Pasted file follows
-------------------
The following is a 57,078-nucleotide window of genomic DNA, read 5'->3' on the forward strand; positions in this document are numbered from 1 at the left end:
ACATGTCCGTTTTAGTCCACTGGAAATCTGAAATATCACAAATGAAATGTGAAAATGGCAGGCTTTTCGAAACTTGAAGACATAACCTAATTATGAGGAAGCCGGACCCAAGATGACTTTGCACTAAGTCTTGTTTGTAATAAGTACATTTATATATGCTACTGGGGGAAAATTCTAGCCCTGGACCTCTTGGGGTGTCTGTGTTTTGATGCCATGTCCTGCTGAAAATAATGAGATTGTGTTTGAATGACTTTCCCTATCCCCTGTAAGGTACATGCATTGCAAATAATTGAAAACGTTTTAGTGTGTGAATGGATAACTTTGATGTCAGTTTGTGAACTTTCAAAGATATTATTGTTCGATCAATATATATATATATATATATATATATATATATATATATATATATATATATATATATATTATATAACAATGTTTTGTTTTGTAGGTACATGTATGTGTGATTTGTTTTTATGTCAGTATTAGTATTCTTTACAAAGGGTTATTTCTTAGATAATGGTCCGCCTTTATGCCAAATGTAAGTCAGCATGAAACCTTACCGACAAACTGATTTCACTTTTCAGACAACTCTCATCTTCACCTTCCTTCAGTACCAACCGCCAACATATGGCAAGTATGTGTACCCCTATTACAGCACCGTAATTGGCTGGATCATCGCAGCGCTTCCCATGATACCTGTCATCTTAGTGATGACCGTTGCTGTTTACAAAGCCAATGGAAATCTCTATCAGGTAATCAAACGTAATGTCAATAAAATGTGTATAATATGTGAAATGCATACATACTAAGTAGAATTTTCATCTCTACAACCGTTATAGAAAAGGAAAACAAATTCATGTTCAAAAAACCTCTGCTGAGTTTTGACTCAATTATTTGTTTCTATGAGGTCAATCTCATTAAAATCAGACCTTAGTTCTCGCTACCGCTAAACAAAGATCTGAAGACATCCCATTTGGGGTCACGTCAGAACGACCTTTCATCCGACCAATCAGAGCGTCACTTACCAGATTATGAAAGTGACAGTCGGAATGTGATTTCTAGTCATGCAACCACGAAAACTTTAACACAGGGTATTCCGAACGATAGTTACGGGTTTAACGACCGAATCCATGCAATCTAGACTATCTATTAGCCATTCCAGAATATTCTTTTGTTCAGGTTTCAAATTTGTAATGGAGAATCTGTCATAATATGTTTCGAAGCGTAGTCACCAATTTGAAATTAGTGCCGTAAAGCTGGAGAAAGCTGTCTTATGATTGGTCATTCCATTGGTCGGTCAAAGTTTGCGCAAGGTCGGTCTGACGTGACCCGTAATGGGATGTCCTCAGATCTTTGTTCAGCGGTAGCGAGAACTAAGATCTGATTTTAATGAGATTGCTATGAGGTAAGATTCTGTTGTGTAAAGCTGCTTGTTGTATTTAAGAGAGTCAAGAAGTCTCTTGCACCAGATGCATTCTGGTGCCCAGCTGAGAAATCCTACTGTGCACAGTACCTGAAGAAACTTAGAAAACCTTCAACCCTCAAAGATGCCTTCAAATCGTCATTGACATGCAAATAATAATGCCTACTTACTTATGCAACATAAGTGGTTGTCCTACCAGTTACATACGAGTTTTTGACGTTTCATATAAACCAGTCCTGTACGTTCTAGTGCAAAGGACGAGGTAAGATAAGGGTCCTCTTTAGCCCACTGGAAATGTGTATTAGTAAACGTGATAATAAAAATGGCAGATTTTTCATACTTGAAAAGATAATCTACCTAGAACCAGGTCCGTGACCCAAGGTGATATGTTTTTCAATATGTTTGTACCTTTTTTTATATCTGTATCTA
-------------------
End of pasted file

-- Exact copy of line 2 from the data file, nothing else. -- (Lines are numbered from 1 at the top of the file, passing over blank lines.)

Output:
ACATGTCCGTTTTAGTCCACTGGAAATCTGAAATATCACAAATGAAATGTGAAAATGGCAGGCTTTTCGAAACTTGAAGACATAACCTAATTATGAGGAAGCCGGACCCAAGATGACTTTGCACTAAGTCTTGTTTGTAATAAGTACATTTATATATGCTACTGGGGGAAAATTCTAGCCCTGGACCTCTTGGGGTGTCTGTGTTTTGATGCCATGTCCTGCTGAAAATAATGAGATTGTGTTTGAATGACTTTCCCTATCCCCTGTAAGGTACATGCATTGCAAATAATTGAAAACGTTTTAGTGTGTGAATGGATAACTTTGATGTCAGTTTGTGAACTTTCAAAGATATTATTGTTCGATCAATATATATATATATATATATATATATATATATATATATATATATATATATATATATATTATATAACAATGTTTTGTTTTGTAGGTACATGTATGTGTGATTTGTTTTTATGTCAGTATTAGTATTCTTTACAAAGGGTTATTTCTTAGATAATGGTCCGCCTTTATGCCAAATGTAAGTCAGCATGAAACCTTACCGACAAACTGATTTCACTTTTCAGACAACTCTCATCTTCACCTTCCTTCAGTACCAACCGCCAACATATGGCAAGTATGTGTACCCCTATTACAGCACCGTAATTGGCTGGATCATCGCAGCGCTTCCCATGATACCTGTCATCTTAGTGATGACCGTTGCTGTTTACAAAGCCAATGGAAATCTCTATCAGGTAATCAAACGTAATGTCAATAAAATGTGTATAATATGTGAAATGCATACATACTAAGTAGAATTTTCATCTCTACAACCGTTATAGAAAAGGAAAACAAATTCATGTTCAAAAAACCTCTGCTGAGTTTTGACTCAATTATTTGTTTCTATGAGGTCAATCTCATTAAAATCAGACCTTAGTTCTCGCTACCGCTAAACAAAGATCTGAAGACATCCCATTTGGGGTCACGTCAGAACGACCTTTCATCCGACCAATCAGAGCGTCACTTACCAGATTATGAAAGTGACAGTCGGAATGTGATTTCTAGTCATGCAACCACGAAAACTTTAACACAGGGTATTCCGAACGATAGTTACGGGTTTAACGACCGAATCCATGCAATCTAGACTATCTATTAGCCATTCCAGAATATTCTTTTGTTCAGGTTTCAAATTTGTAATGGAGAATCTGTCATAATATGTTTCGAAGCGTAGTCACCAATTTGAAATTAGTGCCGTAAAGCTGGAGAAAGCTGTCTTATGATTGGTCATTCCATTGGTCGGTCAAAGTTTGCGCAAGGTCGGTCTGACGTGACCCGTAATGGGATGTCCTCAGATCTTTGTTCAGCGGTAGCGAGAACTAAGATCTGATTTTAATGAGATTGCTATGAGGTAAGATTCTGTTGTGTAAAGCTGCTTGTTGTATTTAAGAGAGTCAAGAAGTCTCTTGCACCAGATGCATTCTGGTGCCCAGCTGAGAAATCCTACTGTGCACAGTACCTGAAGAAACTTAGAAAACCTTCAACCCTCAAAGATGCCTTCAAATCGTCATTGACATGCAAATAATAATGCCTACTTACTTATGCAACATAAGTGGTTGTCCTACCAGTTACATACGAGTTTTTGACGTTTCATATAAACCAGTCCTGTACGTTCTAGTGCAAAGGACGAGGTAAGATAAGGGTCCTCTTTAGCCCACTGGAAATGTGTATTAGTAAACGTGATAATAAAAATGGCAGATTTTTCATACTTGAAAAGATAATCTACCTAGAACCAGGTCCGTGACCCAAGGTGATATGTTTTTCAATATGTTTGTACCTTTTTTTATATCTGTATCTA